In a three-team trade today, the Boston Celtics sent Jordan Crawford and MarShon Brooks to Golden State, the Miami Heat sent Joel Anthony and two draft picks (the pick will become two second rounders if the 76ers are lottery team both this year and next) to Boston, and the Golden State Warriors sent Toney Douglas to the Miami Heat.
The Celtics are also getting a future first-round pick from Philly (which will become 2 second-rounders if Philly stays in the lottery the next two years) and another second-round pick.
So three teams got together and made a trade, I thought it made sense to gather the opinions of three BoxScore Geeks.
The Heat's part of this deal is obvious: Anthony's minutes have, by now, all been soaked up by the much more capable Chris Andersen, and this move saves them quite a bit of money. Anthony makes 3.8 million and has a player option for next year; Douglas makes 1.6 million and has no option. It saves the Heat luxury tax money this year and opens up the possibility for the Heat to acquire a mid-level wing player in free agency, since every wing player not named "LeBron" or "Dwyane" has an expiring contract this year. I hear some Heat fans speaking about Trevor Ariza as if the deal were already done.
The Golden State part is also obvious; Toney Douglas is terrible and everyone in GSW management has a heart attack any time Curry takes a fall. Acquiring a young player having a career year to be his backup is a no-brainer move on their part.
Which brings me to Boston, and the "What the fuck are they doing!?" part of this trade. Generally, I think it's a good idea to trade present assets for future assets of more value, but this trade makes no sense. I understand that Rondo is coming back, and with the acquisition of Bayless, the Celtics have extra point guards, and it makes sense to trade one for future assets. But of the three point guards that Boston has lying around, it makes the most sense to ship Bayless or Bradley. Because he's a veteran, Bayless is what he is. He's never going to develop into a star and he's not a factor in the team's long-term plans. Bradley is a shoot-first guard who doesn't have the height or score well enough to play shooting guard. As a young player getting better, Crawford is the last piece that Ainge should be shipping out in this deal. If you want to trade future assets for present ones, they should be shopping vets like Gerald Wallace and Kris Humphries, not young, cheap players who are getting better.
Furthermore, the returns aren't great. Yes, there is a decent chance that the Philly pick actually stays a first rounder but if it does, by definition it will be a late one. So Boston essentially just gave away a piece of their future for 2 or 3 picks that have...a small chance of being part of their future. People talk about the treadmill of mediocrity, but it's more like the hamster wheel of ineptitude.
Bullshit. At 25, Jordan Crawford is who he is. He's a mediocre point guard who Brad Stevens helped have the best season of his career so far (0.109 WP48: congrats Jordan, you're an average player). He's also completely redundant to the Celtics rotation going forward, a complete and utter liability defensively, and he's being traded at the absolute height of his trade value. Not only that, but he's being traded for an actual honest to goodness productive center in Joel Anthony who can actually play defense in the post and what could very well be a first round pick next year from Philly (since I think they easily make the playoffs in the East in 2015). This move also allows the Celtics to stop playing Humphries and Sullinger out of position at the five and gives us less Kelly and Vitor (this is a huge win). The final part of this that makes sense for the Celtics is that they get another number one pick to dangle Daryl Morey's way in a possible Bass for Asik swap.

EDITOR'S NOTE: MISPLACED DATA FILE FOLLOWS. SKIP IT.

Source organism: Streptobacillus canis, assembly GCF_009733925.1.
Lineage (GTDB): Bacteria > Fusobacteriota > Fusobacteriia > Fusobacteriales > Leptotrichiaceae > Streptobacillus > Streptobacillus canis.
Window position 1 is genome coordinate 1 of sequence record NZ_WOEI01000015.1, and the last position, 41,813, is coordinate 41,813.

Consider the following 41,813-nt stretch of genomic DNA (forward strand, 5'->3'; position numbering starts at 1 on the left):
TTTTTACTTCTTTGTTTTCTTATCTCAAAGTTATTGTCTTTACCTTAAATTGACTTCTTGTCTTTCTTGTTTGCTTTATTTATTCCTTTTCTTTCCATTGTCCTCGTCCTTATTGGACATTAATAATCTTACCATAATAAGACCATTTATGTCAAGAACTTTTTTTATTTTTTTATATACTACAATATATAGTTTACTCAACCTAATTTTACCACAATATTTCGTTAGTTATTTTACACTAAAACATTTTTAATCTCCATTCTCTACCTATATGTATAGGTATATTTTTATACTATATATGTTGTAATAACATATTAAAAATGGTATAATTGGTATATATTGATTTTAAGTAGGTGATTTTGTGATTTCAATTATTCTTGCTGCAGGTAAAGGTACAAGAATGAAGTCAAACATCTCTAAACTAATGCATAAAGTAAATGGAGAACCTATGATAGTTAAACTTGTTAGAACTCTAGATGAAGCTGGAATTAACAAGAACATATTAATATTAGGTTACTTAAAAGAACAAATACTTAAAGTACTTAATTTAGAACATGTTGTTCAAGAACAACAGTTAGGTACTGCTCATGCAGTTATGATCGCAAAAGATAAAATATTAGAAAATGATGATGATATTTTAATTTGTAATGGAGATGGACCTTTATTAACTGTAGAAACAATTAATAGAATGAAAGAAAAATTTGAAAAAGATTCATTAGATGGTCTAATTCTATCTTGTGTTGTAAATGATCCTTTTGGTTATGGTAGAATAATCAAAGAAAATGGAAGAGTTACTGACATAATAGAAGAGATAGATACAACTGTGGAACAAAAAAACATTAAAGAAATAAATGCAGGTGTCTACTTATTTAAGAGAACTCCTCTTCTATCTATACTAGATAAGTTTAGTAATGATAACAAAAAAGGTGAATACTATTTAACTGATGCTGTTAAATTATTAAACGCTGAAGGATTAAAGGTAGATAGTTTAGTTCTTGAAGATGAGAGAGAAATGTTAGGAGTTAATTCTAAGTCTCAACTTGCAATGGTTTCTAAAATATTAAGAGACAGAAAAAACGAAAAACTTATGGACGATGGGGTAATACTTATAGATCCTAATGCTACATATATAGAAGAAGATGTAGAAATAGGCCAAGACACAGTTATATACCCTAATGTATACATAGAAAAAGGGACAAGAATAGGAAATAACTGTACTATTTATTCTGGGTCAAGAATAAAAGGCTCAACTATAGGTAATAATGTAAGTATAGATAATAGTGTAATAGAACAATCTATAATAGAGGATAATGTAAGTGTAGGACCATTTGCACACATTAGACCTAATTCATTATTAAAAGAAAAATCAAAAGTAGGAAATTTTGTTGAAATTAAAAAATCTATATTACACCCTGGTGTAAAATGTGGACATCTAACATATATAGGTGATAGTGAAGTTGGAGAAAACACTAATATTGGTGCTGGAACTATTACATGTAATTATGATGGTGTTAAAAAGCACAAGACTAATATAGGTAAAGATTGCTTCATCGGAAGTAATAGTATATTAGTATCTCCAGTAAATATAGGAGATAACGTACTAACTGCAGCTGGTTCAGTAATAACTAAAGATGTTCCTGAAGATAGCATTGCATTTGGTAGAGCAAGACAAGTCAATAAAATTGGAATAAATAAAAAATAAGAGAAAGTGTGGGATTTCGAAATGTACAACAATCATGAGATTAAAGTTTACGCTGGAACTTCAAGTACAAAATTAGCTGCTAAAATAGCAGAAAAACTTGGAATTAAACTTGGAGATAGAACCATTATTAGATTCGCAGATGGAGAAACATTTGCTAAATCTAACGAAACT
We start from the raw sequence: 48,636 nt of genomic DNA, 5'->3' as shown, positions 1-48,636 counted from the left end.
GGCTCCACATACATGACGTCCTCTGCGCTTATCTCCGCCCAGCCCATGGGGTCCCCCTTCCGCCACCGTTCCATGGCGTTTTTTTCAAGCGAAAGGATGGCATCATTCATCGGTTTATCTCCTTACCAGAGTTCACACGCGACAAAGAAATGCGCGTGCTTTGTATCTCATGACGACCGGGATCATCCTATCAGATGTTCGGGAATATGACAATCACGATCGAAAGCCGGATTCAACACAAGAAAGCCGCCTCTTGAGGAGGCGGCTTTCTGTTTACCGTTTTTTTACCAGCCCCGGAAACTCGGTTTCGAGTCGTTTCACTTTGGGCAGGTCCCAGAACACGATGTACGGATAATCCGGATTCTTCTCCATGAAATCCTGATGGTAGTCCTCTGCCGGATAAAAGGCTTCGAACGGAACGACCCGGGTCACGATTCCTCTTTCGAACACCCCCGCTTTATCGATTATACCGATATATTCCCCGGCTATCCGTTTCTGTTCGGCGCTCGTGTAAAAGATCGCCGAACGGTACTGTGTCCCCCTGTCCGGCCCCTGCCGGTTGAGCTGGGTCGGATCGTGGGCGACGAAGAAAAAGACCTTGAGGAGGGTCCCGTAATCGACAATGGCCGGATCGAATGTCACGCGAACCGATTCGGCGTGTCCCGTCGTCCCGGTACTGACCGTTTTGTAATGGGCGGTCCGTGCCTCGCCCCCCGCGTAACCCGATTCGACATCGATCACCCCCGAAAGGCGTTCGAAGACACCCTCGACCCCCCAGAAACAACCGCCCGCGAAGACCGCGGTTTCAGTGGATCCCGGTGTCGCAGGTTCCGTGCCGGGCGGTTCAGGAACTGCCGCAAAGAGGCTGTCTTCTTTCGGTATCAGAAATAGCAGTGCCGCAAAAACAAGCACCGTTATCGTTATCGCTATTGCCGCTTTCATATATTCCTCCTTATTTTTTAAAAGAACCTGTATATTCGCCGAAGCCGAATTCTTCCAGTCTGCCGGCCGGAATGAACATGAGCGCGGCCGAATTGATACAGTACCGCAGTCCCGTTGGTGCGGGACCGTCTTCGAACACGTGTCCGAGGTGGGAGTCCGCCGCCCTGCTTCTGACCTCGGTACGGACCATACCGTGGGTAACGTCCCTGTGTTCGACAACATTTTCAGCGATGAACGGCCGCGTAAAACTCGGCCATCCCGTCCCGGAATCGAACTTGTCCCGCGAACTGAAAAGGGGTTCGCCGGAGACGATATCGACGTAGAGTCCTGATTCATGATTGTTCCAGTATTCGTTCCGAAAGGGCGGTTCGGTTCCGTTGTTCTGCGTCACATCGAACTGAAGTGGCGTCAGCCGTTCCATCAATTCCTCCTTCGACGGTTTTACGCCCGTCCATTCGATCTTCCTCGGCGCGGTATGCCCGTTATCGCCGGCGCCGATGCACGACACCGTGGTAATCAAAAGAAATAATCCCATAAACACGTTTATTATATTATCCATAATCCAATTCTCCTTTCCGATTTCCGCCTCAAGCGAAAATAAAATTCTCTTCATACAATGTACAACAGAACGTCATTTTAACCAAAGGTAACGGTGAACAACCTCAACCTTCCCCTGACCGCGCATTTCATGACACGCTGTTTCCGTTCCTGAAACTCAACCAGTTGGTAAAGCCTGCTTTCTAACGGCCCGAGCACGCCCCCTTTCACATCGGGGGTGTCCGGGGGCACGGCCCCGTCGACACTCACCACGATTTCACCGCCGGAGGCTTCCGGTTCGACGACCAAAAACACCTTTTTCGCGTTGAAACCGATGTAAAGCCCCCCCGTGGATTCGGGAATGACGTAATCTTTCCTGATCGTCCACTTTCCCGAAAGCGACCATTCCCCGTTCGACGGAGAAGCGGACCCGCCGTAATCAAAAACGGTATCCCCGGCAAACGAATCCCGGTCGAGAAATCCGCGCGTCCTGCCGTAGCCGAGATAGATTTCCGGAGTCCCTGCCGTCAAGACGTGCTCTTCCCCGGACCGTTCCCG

For Golden State, It's a nice trade that shores up their bench, but they need to hope to the basketball gods that Crawford doesn't revert. They give up nothing though.
For Miami, the missing angle for Patrick is this tells me that Greg Oden might be very,very close to being ready or that they're making a play for Bynum. Possibly both.
This is actually a pretty meh trade. None of the players were major players. The picks are likely second rounders. It's getting news because all mid-season multi-team trades get news. That said, let's break it down team by team.
Boston: I like this trade for them. I actually do. Pretty much this is identical to the Deng trade. The Celtics have a decent but not great player on an expiring deal. And either he'll want a raise, or won't want to stick around when Rondo returns. Rather than lose him for nothing, they picked up future assets. I'm not quite sure where Arturo's optimism for Joel Anthony is coming from. Given his age and recent performance, I wouldn't be too excited. Still, the trade is sound from purely an assets based theory.
Golden State: Golden State turns a terrible Toney Douglas into a quality backup for Curry? Remember a few years ago when Golden State was doing silly moves like signing Kwame Brown? They seem to have found their footing. Excellent move on their part.
Miami: Most trades have to have a loser. I think Miami may be said loser. Boston wins long, Golden State wins short, and Miami does what? I guess they clear their books a little, but it cost a lot. If the Heat hope to keep Bron and Wade around for another run, they'll need at least a little depth. It will be hard to afford as both will be getting raises, and more than a few teams have money to bid on them. Unless Riley has a pre-arranged deal to spend the exact cap that Miami gains, this was a loss.
Also Arturo being optimistic on Oden and Joel Anthony is just silly. Seriously, neither player should come into consideration when analyzing this trade.